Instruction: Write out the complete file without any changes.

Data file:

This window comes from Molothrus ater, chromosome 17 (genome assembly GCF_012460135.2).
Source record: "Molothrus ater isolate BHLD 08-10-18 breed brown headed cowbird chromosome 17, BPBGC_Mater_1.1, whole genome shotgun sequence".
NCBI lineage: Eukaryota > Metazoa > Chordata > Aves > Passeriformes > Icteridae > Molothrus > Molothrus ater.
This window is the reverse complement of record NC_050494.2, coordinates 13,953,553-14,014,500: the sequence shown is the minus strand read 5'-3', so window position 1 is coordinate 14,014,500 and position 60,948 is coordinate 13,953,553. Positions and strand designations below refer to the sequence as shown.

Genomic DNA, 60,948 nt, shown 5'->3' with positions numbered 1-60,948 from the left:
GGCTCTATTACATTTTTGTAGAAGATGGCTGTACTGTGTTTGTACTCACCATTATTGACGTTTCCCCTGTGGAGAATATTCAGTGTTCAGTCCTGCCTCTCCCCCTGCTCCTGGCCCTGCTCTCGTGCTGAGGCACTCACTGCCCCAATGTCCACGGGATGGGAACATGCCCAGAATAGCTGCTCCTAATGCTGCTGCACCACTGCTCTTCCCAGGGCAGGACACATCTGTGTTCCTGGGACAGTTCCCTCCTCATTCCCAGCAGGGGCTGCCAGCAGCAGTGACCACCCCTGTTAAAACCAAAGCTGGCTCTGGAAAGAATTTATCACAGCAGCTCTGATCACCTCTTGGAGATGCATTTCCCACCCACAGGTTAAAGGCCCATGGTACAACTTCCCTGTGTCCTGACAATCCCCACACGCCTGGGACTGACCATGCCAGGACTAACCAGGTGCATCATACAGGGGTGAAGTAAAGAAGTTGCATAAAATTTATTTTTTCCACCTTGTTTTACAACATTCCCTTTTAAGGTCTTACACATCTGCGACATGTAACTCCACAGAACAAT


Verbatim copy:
This window comes from Molothrus ater, chromosome 17 (genome assembly GCF_012460135.2).
Source record: "Molothrus ater isolate BHLD 08-10-18 breed brown headed cowbird chromosome 17, BPBGC_Mater_1.1, whole genome shotgun sequence".
NCBI lineage: Eukaryota > Metazoa > Chordata > Aves > Passeriformes > Icteridae > Molothrus > Molothrus ater.
This window is the reverse complement of record NC_050494.2, coordinates 13,953,553-14,014,500: the sequence shown is the minus strand read 5'-3', so window position 1 is coordinate 14,014,500 and position 60,948 is coordinate 13,953,553. Positions and strand designations below refer to the sequence as shown.

Genomic DNA, 60,948 nt, shown 5'->3' with positions numbered 1-60,948 from the left:
GGCTCTATTACATTTTTGTAGAAGATGGCTGTACTGTGTTTGTACTCACCATTATTGACGTTTCCCCTGTGGAGAATATTCAGTGTTCAGTCCTGCCTCTCCCCCTGCTCCTGGCCCTGCTCTCGTGCTGAGGCACTCACTGCCCCAATGTCCACGGGATGGGAACATGCCCAGAATAGCTGCTCCTAATGCTGCTGCACCACTGCTCTTCCCAGGGCAGGACACATCTGTGTTCCTGGGACAGTTCCCTCCTCATTCCCAGCAGGGGCTGCCAGCAGCAGTGACCACCCCTGTTAAAACCAAAGCTGGCTCTGGAAAGAATTTATCACAGCAGCTCTGATCACCTCTTGGAGATGCATTTCCCACCCACAGGTTAAAGGCCCATGGTACAACTTCCCTGTGTCCTGACAATCCCCACACGCCTGGGACTGACCATGCCAGGACTAACCAGGTGCATCATACAGGGGTGAAGTAAAGAAGTTGCATAAAATTTATTTTTTCCACCTTGTTTTACAACATTCCCTTTTAAGGTCTTACACATCTGCGACATGTAACTCCACAGAACAAT